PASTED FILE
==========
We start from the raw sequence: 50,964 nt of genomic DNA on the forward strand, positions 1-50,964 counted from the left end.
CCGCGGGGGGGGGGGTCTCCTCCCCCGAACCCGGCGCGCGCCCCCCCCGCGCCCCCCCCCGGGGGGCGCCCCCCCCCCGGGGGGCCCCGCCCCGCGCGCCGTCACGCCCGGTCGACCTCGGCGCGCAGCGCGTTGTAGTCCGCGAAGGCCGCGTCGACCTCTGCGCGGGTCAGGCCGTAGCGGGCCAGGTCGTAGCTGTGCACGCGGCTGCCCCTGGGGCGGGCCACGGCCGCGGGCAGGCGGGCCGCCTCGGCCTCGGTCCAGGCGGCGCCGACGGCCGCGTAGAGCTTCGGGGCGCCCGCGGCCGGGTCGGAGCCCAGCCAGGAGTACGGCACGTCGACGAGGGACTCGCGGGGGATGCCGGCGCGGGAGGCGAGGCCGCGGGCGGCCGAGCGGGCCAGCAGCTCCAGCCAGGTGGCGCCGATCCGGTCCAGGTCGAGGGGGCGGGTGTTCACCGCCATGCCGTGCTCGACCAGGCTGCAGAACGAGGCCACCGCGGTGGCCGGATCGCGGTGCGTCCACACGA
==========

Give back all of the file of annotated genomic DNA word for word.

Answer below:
We start from the raw sequence: 50,964 nt of genomic DNA on the forward strand, positions 1-50,964 counted from the left end.
CCGCGGGGGGGGGGGTCTCCTCCCCCGAACCCGGCGCGCGCCCCCCCCGCGCCCCCCCCCGGGGGGCGCCCCCCCCCCGGGGGGCCCCGCCCCGCGCGCCGTCACGCCCGGTCGACCTCGGCGCGCAGCGCGTTGTAGTCCGCGAAGGCCGCGTCGACCTCTGCGCGGGTCAGGCCGTAGCGGGCCAGGTCGTAGCTGTGCACGCGGCTGCCCCTGGGGCGGGCCACGGCCGCGGGCAGGCGGGCCGCCTCGGCCTCGGTCCAGGCGGCGCCGACGGCCGCGTAGAGCTTCGGGGCGCCCGCGGCCGGGTCGGAGCCCAGCCAGGAGTACGGCACGTCGACGAGGGACTCGCGGGGGATGCCGGCGCGGGAGGCGAGGCCGCGGGCGGCCGAGCGGGCCAGCAGCTCCAGCCAGGTGGCGCCGATCCGGTCCAGGTCGAGGGGGCGGGTGTTCACCGCCATGCCGTGCTCGACCAGGCTGCAGAACGAGGCCACCGCGGTGGCCGGATCGCGGTGCGTCCACACGA